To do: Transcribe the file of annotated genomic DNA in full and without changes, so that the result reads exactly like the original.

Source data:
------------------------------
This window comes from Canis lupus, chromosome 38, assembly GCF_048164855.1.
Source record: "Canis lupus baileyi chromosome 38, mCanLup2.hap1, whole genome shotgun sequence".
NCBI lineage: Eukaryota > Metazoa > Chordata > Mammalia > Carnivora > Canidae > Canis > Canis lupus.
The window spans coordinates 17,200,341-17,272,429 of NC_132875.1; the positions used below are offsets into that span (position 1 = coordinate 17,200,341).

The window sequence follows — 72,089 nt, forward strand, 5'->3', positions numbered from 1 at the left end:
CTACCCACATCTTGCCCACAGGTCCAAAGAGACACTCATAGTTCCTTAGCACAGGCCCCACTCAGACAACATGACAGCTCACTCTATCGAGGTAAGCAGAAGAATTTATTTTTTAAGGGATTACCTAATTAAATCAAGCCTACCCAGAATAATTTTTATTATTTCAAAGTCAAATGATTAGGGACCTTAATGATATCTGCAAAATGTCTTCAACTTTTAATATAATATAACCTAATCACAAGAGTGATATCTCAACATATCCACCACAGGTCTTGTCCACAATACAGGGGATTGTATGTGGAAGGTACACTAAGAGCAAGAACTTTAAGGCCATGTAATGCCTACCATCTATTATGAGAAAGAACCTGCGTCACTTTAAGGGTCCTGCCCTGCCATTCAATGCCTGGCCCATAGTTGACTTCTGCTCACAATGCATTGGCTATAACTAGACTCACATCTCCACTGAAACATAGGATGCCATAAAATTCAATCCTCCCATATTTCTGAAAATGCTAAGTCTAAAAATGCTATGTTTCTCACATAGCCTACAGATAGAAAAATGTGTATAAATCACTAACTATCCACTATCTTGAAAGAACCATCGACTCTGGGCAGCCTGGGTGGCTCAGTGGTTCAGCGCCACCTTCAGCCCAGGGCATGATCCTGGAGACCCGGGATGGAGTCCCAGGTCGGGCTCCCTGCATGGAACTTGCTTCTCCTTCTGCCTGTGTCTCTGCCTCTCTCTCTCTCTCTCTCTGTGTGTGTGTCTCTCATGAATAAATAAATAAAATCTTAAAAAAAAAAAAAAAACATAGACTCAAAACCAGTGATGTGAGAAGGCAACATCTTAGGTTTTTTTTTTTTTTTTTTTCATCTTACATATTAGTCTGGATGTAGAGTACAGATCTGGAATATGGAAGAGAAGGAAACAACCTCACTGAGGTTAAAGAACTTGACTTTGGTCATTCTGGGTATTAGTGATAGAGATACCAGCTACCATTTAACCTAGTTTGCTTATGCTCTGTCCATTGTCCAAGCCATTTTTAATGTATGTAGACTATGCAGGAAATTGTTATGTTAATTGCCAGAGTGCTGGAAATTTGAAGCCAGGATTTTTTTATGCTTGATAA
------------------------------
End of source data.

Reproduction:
This window comes from Canis lupus, chromosome 38, assembly GCF_048164855.1.
Source record: "Canis lupus baileyi chromosome 38, mCanLup2.hap1, whole genome shotgun sequence".
NCBI lineage: Eukaryota > Metazoa > Chordata > Mammalia > Carnivora > Canidae > Canis > Canis lupus.
The window spans coordinates 17,200,341-17,272,429 of NC_132875.1; the positions used below are offsets into that span (position 1 = coordinate 17,200,341).

The window sequence follows — 72,089 nt, forward strand, 5'->3', positions numbered from 1 at the left end:
CTACCCACATCTTGCCCACAGGTCCAAAGAGACACTCATAGTTCCTTAGCACAGGCCCCACTCAGACAACATGACAGCTCACTCTATCGAGGTAAGCAGAAGAATTTATTTTTTAAGGGATTACCTAATTAAATCAAGCCTACCCAGAATAATTTTTATTATTTCAAAGTCAAATGATTAGGGACCTTAATGATATCTGCAAAATGTCTTCAACTTTTAATATAATATAACCTAATCACAAGAGTGATATCTCAACATATCCACCACAGGTCTTGTCCACAATACAGGGGATTGTATGTGGAAGGTACACTAAGAGCAAGAACTTTAAGGCCATGTAATGCCTACCATCTATTATGAGAAAGAACCTGCGTCACTTTAAGGGTCCTGCCCTGCCATTCAATGCCTGGCCCATAGTTGACTTCTGCTCACAATGCATTGGCTATAACTAGACTCACATCTCCACTGAAACATAGGATGCCATAAAATTCAATCCTCCCATATTTCTGAAAATGCTAAGTCTAAAAATGCTATGTTTCTCACATAGCCTACAGATAGAAAAATGTGTATAAATCACTAACTATCCACTATCTTGAAAGAACCATCGACTCTGGGCAGCCTGGGTGGCTCAGTGGTTCAGCGCCACCTTCAGCCCAGGGCATGATCCTGGAGACCCGGGATGGAGTCCCAGGTCGGGCTCCCTGCATGGAACTTGCTTCTCCTTCTGCCTGTGTCTCTGCCTCTCTCTCTCTCTCTCTCTGTGTGTGTGTCTCTCATGAATAAATAAATAAAATCTTAAAAAAAAAAAAAAAACATAGACTCAAAACCAGTGATGTGAGAAGGCAACATCTTAGGTTTTTTTTTTTTTTTTTTTCATCTTACATATTAGTCTGGATGTAGAGTACAGATCTGGAATATGGAAGAGAAGGAAACAACCTCACTGAGGTTAAAGAACTTGACTTTGGTCATTCTGGGTATTAGTGATAGAGATACCAGCTACCATTTAACCTAGTTTGCTTATGCTCTGTCCATTGTCCAAGCCATTTTTAATGTATGTAGACTATGCAGGAAATTGTTATGTTAATTGCCAGAGTGCTGGAAATTTGAAGCCAGGATTTTTTTATGCTTGATAA